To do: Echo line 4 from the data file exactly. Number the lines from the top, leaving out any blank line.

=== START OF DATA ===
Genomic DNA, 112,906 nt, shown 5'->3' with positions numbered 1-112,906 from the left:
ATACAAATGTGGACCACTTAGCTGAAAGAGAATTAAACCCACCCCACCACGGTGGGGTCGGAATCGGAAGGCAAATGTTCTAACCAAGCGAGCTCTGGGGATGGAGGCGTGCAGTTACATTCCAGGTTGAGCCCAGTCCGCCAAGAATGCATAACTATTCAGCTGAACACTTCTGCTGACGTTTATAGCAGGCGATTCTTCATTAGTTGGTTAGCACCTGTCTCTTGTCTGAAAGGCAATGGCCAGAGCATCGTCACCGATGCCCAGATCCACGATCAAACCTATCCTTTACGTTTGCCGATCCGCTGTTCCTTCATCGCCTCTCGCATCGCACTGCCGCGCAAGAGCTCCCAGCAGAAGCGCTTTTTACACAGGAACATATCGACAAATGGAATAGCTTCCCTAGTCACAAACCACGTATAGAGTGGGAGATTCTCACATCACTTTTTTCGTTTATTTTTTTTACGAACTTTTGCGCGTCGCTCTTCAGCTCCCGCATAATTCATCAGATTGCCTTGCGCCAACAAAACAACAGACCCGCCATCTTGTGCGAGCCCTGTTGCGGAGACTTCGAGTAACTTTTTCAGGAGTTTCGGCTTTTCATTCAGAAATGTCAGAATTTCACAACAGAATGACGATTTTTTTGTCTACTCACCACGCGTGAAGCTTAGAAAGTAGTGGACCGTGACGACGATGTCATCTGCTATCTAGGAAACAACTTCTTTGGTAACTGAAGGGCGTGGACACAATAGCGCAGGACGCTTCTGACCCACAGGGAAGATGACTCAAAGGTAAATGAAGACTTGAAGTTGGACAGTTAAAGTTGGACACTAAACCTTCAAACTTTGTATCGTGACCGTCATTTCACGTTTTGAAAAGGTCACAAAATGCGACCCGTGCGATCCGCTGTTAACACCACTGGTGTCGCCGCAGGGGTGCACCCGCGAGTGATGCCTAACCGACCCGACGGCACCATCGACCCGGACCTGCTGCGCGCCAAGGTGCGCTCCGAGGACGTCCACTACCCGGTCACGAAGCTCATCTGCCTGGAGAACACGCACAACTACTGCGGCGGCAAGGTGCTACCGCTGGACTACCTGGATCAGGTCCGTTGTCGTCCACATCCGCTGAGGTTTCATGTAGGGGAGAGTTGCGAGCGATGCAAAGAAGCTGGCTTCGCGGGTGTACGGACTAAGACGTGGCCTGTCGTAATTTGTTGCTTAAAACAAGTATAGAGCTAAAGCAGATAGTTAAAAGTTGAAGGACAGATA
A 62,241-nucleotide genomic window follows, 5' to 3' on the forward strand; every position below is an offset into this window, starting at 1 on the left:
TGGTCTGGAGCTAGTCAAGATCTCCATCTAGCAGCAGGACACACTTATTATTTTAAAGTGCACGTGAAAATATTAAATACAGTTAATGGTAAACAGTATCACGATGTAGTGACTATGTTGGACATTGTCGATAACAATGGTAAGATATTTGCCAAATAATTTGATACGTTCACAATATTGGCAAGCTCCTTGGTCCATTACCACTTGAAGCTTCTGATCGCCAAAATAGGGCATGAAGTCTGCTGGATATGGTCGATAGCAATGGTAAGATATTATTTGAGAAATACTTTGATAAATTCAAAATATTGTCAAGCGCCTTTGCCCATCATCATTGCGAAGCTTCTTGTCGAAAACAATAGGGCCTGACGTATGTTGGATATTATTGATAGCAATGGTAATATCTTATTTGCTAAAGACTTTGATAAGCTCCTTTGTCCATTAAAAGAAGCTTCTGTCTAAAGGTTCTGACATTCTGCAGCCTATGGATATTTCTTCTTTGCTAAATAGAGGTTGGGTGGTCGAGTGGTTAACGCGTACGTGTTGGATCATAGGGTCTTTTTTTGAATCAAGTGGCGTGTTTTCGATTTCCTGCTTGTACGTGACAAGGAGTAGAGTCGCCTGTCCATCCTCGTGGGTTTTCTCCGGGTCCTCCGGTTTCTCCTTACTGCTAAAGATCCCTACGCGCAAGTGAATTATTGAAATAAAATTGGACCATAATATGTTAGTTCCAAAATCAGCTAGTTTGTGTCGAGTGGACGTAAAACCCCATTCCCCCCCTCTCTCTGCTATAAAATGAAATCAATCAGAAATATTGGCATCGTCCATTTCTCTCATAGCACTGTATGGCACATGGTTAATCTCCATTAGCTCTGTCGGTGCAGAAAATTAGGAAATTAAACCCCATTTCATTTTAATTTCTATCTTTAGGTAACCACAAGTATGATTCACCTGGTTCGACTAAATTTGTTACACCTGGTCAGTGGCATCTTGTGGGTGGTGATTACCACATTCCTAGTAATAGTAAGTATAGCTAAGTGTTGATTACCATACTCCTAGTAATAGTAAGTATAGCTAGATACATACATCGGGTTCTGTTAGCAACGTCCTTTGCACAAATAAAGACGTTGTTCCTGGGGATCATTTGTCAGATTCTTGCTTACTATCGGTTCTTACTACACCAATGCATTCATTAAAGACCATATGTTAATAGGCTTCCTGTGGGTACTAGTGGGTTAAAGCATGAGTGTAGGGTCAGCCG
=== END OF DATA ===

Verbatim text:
TGGTCTGGAGCTAGTCAAGATCTCCATCTAGCAGCAGGACACACTTATTATTTTAAAGTGCACGTGAAAATATTAAATACAGTTAATGGTAAACAGTATCACGATGTAGTGACTATGTTGGACATTGTCGATAACAATGGTAAGATATTTGCCAAATAATTTGATACGTTCACAATATTGGCAAGCTCCTTGGTCCATTACCACTTGAAGCTTCTGATCGCCAAAATAGGGCATGAAGTCTGCTGGATATGGTCGATAGCAATGGTAAGATATTATTTGAGAAATACTTTGATAAATTCAAAATATTGTCAAGCGCCTTTGCCCATCATCATTGCGAAGCTTCTTGTCGAAAACAATAGGGCCTGACGTATGTTGGATATTATTGATAGCAATGGTAATATCTTATTTGCTAAAGACTTTGATAAGCTCCTTTGTCCATTAAAAGAAGCTTCTGTCTAAAGGTTCTGACATTCTGCAGCCTATGGATATTTCTTCTTTGCTAAATAGAGGTTGGGTGGTCGAGTGGTTAACGCGTACGTGTTGGATCATAGGGTCTTTTTTTGAATCAAGTGGCGTGTTTTCGATTTCCTGCTTGTACGTGACAAGGAGTAGAGTCGCCTGTCCATCCTCGTGGGTTTTCTCCGGGTCCTCCGGTTTCTCCTTACTGCTAAAGATCCCTACGCGCAAGTGAATTATTGAAATAAAATTGGACCATAATATGTTAGTTCCAAAATCAGCTAGTTTGTGTCGAGTGGACGTAAAACCCCATTCCCCCCCTCTCTCTGCTATAAAATGAAATCAATCAGAAATATTGGCATCGTCCATTTCTCTCATAGCACTGTATGGCACATGGTTAATCTCCATTAGCTCTGTCGGTGCAGAAAATTAGGAAATTAAACCCCATTTCATTTTAATTTCTATCTTTAGGTAACCACAAGTATGATTCACCTGGTTCGACTAAATTTGTTACACCTGGTCAGTGGCATCTTGTGGGTGGTGATTACCACATTCCTAGTAATAGTAAGTATAGCTAAGTGTTGATTACCATACTCCTAGTAATAGTAAGTATAGCTAGATACATACATCGGGTTCTGTTAGCAACGTCCTTTGCACAAATAAAGACGTTGTTCCTGGGGATCATTTGTCAGATTCTTGCTTACTATCGGTTCTTACTACACCAATGCATTCATTAAAGACCATATGTTAATAGGCTTCCTGTGGGTACTAGTGGGTTAAAGCATGAGTGTAGGGTCAGCCG